Minton or Minton Hollins (of the UK) was the most renown & prolific 19th century tile manufacturer. These tiles may or may not be Minton – I don’t know for sure. Minton also had American distributors for their tiles – see the following photos of a Minton tile display @ the 1876 Centennial Exhibit in Philadelphia which are labeled “Minton Tiles”, but if you look at the displays they have a New York and Philadelphia business name and address on them (to zoom in hold down the Ctrl key on the keyboard and roll the mouse wheel forward). http://libwww.library.phila.gov/CenCol/Details.cfm?ItemNo=c011470&sourceURL=subjcapsrch3.cfm&subjQueryKind=contains&subject=minton&capQueryKind=begwith&CaptionTitle=Minton%27s%20Tiles also http://libwww.library.phila.gov/CenCol/Details.cfm?ItemNo=c012917&sourceURL=subjcapsrch3.cfm&subjQueryKind=contains&subject=minton&capQueryKind=begwith&CaptionTitle=Minton%20Tiles also http://libwww.library.phila.gov/CenCol/Details.cfm?ItemNo=c020783&sourceURL=subjcapsrch3.cfm&subjQueryKind=contains&subject=minton&capQueryKind=begwith&CaptionTitle=Minton%20Tiles
    Another point to ponder is: The Ebonized Brunswick pool table (just recently featured here on RareVictorian – for sale this weekend @ Bob Courtney’s auction) http://cgi.liveauctions.ebay.com/ws/eBayISAPI.dll?ViewItem&viewitem=&item=180231550846 has 2 minton tiles built into it – 1 on each end. I spoke w/ Mark Stellinga (owner of this pool table) a while ago about it and asked him how he knew they were Minton tiles. He replied that the tiles were removed during the restoration and are stamped Minton on the back side (as most if not all Minton tiles are). I have since also seen the exact same Minton tiles for sale on ebay in different colors marked Minton. This table is unmistakeably made in the US by Brunswick, and definately has Minton tiles made in the UK. My point is that even if it has tiles from the UK is not enough to prove that it was made in the UK. Certainly there were a lot of European craftsman making furniture, but the Atlantic Ocean is a formidable barrier that would have been costly to overcome, particularly for large/ heavy pieces of furniture. Although today there are a fair number of importers bringing large/ impressive pieces of european furniture to the US market in containers. woodwright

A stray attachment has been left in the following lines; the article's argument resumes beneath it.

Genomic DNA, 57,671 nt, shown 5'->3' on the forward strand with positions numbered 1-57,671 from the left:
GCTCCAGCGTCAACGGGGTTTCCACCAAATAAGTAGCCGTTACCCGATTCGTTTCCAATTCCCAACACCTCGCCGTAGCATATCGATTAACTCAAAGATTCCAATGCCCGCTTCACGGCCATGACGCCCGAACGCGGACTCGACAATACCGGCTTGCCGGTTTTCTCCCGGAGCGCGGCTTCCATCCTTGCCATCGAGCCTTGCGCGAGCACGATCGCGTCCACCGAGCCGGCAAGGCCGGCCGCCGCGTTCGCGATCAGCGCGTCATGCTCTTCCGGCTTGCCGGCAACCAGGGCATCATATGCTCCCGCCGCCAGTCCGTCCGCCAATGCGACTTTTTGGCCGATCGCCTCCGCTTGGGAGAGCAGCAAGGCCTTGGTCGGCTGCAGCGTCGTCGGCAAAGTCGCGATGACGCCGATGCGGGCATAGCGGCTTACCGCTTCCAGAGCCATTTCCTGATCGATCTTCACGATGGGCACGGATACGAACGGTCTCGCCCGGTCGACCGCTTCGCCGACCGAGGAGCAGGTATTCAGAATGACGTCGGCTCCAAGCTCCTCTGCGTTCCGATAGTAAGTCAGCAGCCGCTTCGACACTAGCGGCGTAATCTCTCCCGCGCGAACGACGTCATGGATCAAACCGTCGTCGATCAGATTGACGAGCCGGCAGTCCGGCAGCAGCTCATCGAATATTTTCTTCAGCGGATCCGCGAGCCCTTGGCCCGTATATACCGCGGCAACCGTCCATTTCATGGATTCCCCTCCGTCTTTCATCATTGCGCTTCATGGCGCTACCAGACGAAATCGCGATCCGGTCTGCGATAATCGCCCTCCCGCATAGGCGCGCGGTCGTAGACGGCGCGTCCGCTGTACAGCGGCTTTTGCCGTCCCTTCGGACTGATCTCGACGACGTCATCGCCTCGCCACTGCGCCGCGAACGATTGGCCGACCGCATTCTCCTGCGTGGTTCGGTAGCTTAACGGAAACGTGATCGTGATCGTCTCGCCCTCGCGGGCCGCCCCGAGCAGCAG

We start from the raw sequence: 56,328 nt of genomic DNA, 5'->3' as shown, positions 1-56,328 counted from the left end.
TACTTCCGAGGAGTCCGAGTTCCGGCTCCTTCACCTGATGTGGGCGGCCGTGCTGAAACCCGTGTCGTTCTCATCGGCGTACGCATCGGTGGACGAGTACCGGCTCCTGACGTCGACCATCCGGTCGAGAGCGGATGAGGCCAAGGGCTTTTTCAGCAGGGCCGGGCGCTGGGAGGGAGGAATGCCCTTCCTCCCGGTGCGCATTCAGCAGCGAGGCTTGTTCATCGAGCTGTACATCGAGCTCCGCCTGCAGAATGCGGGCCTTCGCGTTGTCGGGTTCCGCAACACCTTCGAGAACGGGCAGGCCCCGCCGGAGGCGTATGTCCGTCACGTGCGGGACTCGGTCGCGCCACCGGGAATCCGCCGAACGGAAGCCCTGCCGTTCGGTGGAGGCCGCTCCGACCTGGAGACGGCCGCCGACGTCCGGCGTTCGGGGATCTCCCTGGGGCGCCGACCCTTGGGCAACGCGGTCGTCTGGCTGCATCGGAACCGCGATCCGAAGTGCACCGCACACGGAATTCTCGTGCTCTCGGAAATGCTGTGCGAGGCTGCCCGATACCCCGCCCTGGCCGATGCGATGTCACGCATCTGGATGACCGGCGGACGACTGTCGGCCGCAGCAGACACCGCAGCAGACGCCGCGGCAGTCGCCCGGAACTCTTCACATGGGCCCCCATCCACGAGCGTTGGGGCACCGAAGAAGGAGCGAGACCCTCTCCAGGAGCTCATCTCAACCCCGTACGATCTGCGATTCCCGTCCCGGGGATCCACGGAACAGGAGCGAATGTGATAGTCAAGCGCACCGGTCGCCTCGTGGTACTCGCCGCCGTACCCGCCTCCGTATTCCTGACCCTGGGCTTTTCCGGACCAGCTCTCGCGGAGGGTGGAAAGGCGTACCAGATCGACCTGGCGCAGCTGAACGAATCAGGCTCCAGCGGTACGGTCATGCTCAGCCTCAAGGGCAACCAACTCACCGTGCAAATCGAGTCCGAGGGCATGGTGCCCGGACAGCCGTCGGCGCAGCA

• RareVictorian - May 15, 2008

    Drew, Yes, the “Roux” chair is a glaring example. He must have taken up the Dutch language at some point 😉

    Zeke, Thanks for the pointer on the secondary. I knew there would be a distinction to be found there. Thanks for the tip.

    Woodright, yes, the tiles don’t guarantee origin due to the free flow of decorative elements between Europe and U.S. back then (plaques, tiles, etc.). In my view, they seem to have been employed more freely in the UK than they were in America. I don’t think an American furniture maker would ever think to slap some tiles on an otherwise “normal” RR bookcase. On this piece they almost look out of place.

  • drew49 - May 15, 2008

    I might add that I have often been tempted to think that certain pieces are British in origin when they are American with UK-style design elements. (Example-some late Victorian oak pieces with A/C brass decorations or some Aesthetic-style pieces.)